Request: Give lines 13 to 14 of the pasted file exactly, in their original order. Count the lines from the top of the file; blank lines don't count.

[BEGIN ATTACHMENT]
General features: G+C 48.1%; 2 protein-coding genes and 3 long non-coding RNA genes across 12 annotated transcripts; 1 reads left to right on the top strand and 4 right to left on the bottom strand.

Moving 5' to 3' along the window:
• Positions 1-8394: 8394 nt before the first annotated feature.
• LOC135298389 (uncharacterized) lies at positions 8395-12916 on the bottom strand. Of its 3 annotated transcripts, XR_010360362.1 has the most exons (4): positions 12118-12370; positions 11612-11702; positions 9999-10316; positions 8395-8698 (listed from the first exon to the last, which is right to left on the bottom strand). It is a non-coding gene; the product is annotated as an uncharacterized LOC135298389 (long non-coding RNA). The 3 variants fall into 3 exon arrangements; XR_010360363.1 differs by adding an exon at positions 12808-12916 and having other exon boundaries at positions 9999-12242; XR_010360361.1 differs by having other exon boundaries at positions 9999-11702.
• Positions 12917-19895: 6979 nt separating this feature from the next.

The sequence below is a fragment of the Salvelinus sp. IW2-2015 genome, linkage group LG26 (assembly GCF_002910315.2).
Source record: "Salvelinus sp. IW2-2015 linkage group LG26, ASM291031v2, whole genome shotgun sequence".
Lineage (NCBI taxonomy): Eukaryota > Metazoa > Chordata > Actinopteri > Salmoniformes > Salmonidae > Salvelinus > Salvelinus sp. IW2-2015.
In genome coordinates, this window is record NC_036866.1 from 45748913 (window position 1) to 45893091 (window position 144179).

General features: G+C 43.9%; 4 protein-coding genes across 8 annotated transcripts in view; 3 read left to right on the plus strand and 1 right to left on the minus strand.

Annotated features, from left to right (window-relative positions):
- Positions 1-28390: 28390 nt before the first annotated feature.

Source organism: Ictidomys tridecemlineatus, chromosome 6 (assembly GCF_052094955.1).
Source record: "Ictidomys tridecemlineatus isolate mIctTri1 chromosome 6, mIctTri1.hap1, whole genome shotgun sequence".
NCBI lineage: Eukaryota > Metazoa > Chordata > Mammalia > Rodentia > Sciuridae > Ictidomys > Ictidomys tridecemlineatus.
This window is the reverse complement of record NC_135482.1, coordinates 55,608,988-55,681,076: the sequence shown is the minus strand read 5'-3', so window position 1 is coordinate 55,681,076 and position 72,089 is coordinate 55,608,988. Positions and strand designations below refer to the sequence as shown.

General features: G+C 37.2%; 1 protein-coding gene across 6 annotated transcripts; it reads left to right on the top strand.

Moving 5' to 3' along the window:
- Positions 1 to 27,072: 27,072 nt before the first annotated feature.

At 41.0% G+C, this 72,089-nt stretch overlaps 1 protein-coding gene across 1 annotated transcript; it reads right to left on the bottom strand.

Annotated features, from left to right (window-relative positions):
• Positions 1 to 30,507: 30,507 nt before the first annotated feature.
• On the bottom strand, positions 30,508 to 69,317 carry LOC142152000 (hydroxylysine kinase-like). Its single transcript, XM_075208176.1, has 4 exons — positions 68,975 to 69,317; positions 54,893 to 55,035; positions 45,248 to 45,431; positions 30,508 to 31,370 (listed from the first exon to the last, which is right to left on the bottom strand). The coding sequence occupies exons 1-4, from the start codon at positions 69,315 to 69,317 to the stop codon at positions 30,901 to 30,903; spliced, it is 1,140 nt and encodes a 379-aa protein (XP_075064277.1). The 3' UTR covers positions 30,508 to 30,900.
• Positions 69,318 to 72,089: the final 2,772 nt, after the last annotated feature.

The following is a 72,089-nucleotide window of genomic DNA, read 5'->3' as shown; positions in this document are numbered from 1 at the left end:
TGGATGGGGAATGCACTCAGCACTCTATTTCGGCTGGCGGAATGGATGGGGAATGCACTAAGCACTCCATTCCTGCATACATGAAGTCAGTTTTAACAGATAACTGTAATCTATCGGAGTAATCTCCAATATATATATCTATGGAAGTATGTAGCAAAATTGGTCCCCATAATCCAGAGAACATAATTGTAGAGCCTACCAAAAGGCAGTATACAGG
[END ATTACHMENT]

Source organism: Ictidomys tridecemlineatus, chromosome 6 (assembly GCF_052094955.1).
Source record: "Ictidomys tridecemlineatus isolate mIctTri1 chromosome 6, mIctTri1.hap1, whole genome shotgun sequence".